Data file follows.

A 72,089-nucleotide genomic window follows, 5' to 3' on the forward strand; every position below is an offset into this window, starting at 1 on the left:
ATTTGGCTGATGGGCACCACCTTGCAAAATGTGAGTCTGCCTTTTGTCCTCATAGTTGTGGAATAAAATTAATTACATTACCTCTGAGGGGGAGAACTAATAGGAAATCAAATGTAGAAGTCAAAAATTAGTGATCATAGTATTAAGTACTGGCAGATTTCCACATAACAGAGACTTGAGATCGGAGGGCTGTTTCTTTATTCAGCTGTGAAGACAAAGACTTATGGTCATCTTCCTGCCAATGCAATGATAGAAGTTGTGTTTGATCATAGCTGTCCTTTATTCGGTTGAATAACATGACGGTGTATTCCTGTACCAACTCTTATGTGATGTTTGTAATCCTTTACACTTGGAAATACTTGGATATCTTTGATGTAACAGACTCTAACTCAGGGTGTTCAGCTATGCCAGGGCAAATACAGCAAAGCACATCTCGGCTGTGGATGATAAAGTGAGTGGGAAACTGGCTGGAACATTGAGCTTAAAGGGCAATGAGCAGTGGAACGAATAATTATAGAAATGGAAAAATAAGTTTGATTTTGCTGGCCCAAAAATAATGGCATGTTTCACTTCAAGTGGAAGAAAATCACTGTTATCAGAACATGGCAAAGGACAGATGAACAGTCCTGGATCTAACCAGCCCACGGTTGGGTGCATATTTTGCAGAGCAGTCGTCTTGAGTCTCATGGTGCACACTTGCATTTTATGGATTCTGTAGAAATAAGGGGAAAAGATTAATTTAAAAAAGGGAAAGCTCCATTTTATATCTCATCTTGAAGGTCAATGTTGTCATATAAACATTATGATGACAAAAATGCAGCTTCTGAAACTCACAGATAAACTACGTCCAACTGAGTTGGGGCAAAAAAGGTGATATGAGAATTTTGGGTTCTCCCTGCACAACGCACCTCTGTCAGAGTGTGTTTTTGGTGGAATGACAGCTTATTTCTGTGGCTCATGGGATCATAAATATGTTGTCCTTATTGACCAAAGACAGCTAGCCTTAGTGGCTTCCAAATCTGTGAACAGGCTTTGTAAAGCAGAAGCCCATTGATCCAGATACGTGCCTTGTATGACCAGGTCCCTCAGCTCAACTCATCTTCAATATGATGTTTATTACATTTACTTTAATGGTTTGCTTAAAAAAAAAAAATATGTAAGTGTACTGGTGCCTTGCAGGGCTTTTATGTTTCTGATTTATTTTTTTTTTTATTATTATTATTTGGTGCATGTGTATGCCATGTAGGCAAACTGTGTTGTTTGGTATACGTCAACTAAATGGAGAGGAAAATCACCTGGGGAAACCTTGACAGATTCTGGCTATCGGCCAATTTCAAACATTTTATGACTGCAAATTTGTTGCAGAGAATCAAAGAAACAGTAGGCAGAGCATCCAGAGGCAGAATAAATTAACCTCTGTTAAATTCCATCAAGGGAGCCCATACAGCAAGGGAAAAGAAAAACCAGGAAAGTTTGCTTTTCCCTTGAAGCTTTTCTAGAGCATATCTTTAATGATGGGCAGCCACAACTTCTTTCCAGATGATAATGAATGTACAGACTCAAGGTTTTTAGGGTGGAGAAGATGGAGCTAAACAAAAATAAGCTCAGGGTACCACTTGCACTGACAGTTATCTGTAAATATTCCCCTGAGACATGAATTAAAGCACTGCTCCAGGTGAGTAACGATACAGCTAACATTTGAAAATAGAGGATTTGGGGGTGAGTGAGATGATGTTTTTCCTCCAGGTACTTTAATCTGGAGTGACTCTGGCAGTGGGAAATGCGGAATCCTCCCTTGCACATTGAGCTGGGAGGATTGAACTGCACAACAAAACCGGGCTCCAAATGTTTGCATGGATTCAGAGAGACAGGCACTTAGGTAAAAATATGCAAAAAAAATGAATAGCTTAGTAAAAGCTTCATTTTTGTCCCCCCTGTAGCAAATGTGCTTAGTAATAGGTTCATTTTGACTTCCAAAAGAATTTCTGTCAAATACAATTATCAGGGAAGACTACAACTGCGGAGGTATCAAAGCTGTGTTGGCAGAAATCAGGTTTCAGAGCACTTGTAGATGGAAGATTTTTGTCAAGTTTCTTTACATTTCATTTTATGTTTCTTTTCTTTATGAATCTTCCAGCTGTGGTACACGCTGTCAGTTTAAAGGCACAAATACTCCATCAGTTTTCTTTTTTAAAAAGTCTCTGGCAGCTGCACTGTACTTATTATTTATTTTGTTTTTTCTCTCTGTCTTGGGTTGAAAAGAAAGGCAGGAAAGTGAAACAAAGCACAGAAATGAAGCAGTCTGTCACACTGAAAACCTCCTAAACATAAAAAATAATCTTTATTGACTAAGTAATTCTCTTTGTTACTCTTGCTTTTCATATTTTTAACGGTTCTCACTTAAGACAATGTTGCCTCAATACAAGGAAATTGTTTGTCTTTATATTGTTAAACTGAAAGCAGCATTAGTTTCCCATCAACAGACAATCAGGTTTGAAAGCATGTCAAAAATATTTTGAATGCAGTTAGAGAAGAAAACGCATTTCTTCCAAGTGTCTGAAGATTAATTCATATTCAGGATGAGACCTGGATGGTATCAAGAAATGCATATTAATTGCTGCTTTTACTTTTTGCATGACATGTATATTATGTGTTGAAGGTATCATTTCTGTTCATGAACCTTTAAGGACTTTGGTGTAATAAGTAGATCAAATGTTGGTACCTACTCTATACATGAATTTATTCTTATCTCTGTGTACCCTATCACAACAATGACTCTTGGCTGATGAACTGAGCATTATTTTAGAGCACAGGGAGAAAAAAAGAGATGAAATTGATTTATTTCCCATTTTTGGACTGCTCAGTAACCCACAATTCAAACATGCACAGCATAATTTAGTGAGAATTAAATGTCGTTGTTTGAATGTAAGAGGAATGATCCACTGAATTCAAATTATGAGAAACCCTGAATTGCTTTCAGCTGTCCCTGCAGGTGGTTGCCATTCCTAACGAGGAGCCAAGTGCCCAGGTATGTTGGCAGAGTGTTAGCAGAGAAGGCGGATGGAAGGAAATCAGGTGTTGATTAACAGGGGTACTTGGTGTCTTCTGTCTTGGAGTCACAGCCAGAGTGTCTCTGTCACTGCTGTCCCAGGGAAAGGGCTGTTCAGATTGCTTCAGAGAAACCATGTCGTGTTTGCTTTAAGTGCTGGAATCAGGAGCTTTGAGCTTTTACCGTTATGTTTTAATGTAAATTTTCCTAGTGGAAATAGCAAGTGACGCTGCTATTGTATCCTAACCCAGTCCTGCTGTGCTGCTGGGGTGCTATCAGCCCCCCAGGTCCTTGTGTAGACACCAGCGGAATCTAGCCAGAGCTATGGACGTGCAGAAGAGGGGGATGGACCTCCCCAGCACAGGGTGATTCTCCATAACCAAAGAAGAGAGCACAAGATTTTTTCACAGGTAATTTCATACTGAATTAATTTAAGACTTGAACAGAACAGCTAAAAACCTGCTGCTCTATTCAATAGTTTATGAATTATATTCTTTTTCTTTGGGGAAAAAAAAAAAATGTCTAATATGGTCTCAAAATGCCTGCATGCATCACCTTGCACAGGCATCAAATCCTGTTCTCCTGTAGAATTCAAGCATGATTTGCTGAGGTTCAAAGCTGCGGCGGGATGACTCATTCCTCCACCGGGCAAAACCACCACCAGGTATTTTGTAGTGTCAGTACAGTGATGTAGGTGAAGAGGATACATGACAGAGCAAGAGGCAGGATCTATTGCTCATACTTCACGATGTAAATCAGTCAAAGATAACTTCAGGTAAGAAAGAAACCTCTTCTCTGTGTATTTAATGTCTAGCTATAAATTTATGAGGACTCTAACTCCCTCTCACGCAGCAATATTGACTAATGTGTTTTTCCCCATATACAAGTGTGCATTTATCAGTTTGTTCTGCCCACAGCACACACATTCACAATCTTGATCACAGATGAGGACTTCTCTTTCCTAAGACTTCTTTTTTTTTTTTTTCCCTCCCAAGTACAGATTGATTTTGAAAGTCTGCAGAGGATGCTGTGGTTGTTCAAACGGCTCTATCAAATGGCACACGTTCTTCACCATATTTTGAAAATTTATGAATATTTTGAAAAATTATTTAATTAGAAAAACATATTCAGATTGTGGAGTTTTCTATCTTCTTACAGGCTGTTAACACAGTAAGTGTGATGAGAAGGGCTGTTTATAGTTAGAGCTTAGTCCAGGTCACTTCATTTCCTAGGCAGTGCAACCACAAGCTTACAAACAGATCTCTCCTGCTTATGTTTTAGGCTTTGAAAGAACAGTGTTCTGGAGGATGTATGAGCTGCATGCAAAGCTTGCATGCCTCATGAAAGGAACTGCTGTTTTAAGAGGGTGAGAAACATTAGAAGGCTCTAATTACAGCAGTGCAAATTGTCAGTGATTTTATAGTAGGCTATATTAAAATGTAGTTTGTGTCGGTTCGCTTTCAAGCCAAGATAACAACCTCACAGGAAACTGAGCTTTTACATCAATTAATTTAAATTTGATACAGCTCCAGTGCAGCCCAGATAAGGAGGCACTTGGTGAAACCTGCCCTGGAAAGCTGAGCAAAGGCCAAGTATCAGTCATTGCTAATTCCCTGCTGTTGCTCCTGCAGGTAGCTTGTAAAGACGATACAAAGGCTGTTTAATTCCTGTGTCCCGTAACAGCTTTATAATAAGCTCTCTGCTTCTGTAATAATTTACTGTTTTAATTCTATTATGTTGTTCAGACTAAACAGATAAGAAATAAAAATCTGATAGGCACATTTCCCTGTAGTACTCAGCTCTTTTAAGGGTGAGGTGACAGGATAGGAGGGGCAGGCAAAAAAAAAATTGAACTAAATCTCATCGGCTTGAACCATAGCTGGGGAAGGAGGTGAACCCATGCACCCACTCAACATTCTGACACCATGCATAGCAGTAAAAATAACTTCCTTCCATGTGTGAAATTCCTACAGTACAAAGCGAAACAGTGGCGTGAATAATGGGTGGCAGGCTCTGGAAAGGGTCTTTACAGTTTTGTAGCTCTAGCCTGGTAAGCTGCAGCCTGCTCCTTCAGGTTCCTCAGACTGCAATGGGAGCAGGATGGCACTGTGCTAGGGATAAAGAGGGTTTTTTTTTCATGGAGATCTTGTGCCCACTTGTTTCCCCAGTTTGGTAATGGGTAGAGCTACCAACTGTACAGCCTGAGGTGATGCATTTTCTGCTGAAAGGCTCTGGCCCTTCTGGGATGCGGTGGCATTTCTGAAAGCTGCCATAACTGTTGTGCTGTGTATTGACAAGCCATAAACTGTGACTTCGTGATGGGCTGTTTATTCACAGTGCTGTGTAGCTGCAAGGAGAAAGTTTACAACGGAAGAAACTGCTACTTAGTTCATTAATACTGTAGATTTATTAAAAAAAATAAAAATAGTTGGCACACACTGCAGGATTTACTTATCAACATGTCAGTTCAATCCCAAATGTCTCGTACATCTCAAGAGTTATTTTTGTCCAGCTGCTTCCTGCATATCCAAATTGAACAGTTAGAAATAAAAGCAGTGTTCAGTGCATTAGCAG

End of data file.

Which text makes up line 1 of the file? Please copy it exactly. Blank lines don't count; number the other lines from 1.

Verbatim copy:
A 72,089-nucleotide genomic window follows, 5' to 3' on the forward strand; every position below is an offset into this window, starting at 1 on the left: